Their study was published in the journal Safety and Environment, but unfortunately even this did not attract much attention. Many academics have argued that, as there normally aren’t any restrictions on planting rice on polluted land, a figure of 10% of rice containing excessive cadmium is a realistic one for China today.

Rice is the staple food for 65% of China’s people, and the country produces almost 200 million tonnes of the crop each year – so 10% represents about 20 million tonnes. Pan Genxing’s research also indicates that heavy-metal pollution mainly affects the southern long-grained rice variety, with provinces such as Hunan and Jiangxi particularly badly hit. In April 2008, Pan’s team purchased 63 samples of rice from markets in provinces including Jiangxi, Hunan and Guangdong – and 60% were found to breach national standards for cadmium levels. One reason for this is that the hybrid rice used in southern acidic soils absorbs more than normal rice.

Chen Tongbin is a researcher at the Chinese Academy of Science’s Institute of Geographic Sciences and Natural Resources Research. For years he has studied soil pollution and restoration. According to Chen, heavy-metal pollution in northern China exists in scattered patches, but in the south the problem is more common, and in parts of Hunan, Jiangxi, Yunnan and Guangxi, affects wide swaths of land.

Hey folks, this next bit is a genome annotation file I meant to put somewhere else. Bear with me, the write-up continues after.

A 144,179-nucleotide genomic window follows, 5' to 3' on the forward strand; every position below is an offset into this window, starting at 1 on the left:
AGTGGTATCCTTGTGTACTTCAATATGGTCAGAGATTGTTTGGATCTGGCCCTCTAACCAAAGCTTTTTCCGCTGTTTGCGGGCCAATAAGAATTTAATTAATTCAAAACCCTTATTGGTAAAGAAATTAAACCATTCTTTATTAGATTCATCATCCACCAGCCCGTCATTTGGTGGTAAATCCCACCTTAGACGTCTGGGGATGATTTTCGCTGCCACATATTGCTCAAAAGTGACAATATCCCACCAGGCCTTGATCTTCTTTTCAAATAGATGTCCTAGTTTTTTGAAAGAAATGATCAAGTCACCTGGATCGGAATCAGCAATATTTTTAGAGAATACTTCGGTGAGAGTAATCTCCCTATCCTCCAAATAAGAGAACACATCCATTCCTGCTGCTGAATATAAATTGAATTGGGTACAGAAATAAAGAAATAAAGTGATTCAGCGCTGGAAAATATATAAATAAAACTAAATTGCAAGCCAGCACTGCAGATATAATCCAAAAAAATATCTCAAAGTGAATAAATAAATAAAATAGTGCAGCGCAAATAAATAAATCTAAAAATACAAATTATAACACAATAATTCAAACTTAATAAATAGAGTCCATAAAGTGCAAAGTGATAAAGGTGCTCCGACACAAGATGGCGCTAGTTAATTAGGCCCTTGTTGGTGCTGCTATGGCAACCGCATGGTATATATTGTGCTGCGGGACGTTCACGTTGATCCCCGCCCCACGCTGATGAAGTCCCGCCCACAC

Chen disagrees with the common belief that one fifth of China’s arable land is polluted by heavy metals. He said a figure of one tenth is more likely, based on studies of wide areas of land in several provinces carried out over a number of years. Cadmium and arsenic pollution are the most common problem, he said, with each present in about 40% of polluted land.

If Chen’s estimate is accurate, 120,000 square kilometres of China’s total 1.2 million square kilometres of arable land is contaminated with pollutants like cadmium and arsenic. Around 54,000 square kilometres of land may be polluted with cadmium alone.

Most of these polluted areas are still growing rice, most farmers are still eating their own crops and rice contaminated with heavy metals is still reaching the market. There is nothing to protect the Chinese people from this threat.
This article first appeared in Century Weekly, where Gong Jing is a reporter.

NEXT: Tracing the sources of cadmium pollution

Part three: Fixing the problem 

Homepage image from Greenpeace